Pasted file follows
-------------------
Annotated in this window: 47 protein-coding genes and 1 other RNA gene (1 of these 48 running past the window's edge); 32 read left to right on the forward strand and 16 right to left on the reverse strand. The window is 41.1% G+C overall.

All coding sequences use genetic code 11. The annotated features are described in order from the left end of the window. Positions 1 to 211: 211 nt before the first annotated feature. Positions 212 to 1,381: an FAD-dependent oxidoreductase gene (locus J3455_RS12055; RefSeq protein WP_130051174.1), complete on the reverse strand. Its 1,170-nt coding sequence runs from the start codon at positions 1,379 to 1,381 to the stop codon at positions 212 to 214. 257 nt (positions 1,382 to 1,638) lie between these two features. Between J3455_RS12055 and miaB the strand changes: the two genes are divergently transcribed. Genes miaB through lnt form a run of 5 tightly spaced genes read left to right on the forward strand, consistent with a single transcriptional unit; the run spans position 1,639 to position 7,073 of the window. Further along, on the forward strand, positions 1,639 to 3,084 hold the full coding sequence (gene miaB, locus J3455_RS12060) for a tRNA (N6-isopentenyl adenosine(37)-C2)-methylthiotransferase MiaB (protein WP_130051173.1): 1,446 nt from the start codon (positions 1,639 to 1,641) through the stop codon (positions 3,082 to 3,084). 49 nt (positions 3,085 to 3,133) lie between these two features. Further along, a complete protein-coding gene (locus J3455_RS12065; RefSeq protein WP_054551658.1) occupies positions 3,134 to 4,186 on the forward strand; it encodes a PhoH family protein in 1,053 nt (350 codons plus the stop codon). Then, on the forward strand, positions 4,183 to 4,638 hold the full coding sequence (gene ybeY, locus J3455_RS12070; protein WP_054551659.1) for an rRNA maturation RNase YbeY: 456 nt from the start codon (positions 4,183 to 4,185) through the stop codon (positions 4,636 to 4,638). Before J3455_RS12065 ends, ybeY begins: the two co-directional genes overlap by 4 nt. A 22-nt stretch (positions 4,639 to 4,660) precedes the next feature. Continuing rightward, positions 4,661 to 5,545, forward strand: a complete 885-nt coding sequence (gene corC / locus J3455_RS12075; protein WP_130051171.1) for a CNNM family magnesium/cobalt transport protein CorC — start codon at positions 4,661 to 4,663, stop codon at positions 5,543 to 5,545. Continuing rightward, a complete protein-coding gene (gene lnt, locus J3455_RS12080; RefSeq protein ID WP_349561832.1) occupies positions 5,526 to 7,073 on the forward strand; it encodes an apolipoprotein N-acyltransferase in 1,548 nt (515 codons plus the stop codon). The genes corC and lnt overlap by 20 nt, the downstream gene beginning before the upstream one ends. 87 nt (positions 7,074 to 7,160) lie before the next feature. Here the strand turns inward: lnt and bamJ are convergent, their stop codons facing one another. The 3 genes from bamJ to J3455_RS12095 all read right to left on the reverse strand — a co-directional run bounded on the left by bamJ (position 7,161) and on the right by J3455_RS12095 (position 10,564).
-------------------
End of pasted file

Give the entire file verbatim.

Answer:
Annotated in this window: 47 protein-coding genes and 1 other RNA gene (1 of these 48 running past the window's edge); 32 read left to right on the forward strand and 16 right to left on the reverse strand. The window is 41.1% G+C overall.

All coding sequences use genetic code 11. The annotated features are described in order from the left end of the window. Positions 1 to 211: 211 nt before the first annotated feature. Positions 212 to 1,381: an FAD-dependent oxidoreductase gene (locus J3455_RS12055; RefSeq protein WP_130051174.1), complete on the reverse strand. Its 1,170-nt coding sequence runs from the start codon at positions 1,379 to 1,381 to the stop codon at positions 212 to 214. 257 nt (positions 1,382 to 1,638) lie between these two features. Between J3455_RS12055 and miaB the strand changes: the two genes are divergently transcribed. Genes miaB through lnt form a run of 5 tightly spaced genes read left to right on the forward strand, consistent with a single transcriptional unit; the run spans position 1,639 to position 7,073 of the window. Further along, on the forward strand, positions 1,639 to 3,084 hold the full coding sequence (gene miaB, locus J3455_RS12060) for a tRNA (N6-isopentenyl adenosine(37)-C2)-methylthiotransferase MiaB (protein WP_130051173.1): 1,446 nt from the start codon (positions 1,639 to 1,641) through the stop codon (positions 3,082 to 3,084). 49 nt (positions 3,085 to 3,133) lie between these two features. Further along, a complete protein-coding gene (locus J3455_RS12065; RefSeq protein WP_054551658.1) occupies positions 3,134 to 4,186 on the forward strand; it encodes a PhoH family protein in 1,053 nt (350 codons plus the stop codon). Then, on the forward strand, positions 4,183 to 4,638 hold the full coding sequence (gene ybeY, locus J3455_RS12070; protein WP_054551659.1) for an rRNA maturation RNase YbeY: 456 nt from the start codon (positions 4,183 to 4,185) through the stop codon (positions 4,636 to 4,638). Before J3455_RS12065 ends, ybeY begins: the two co-directional genes overlap by 4 nt. A 22-nt stretch (positions 4,639 to 4,660) precedes the next feature. Continuing rightward, positions 4,661 to 5,545, forward strand: a complete 885-nt coding sequence (gene corC / locus J3455_RS12075; protein WP_130051171.1) for a CNNM family magnesium/cobalt transport protein CorC — start codon at positions 4,661 to 4,663, stop codon at positions 5,543 to 5,545. Continuing rightward, a complete protein-coding gene (gene lnt, locus J3455_RS12080; RefSeq protein ID WP_349561832.1) occupies positions 5,526 to 7,073 on the forward strand; it encodes an apolipoprotein N-acyltransferase in 1,548 nt (515 codons plus the stop codon). The genes corC and lnt overlap by 20 nt, the downstream gene beginning before the upstream one ends. 87 nt (positions 7,074 to 7,160) lie before the next feature. Here the strand turns inward: lnt and bamJ are convergent, their stop codons facing one another. The 3 genes from bamJ to J3455_RS12095 all read right to left on the reverse strand — a co-directional run bounded on the left by bamJ (position 7,161) and on the right by J3455_RS12095 (position 10,564).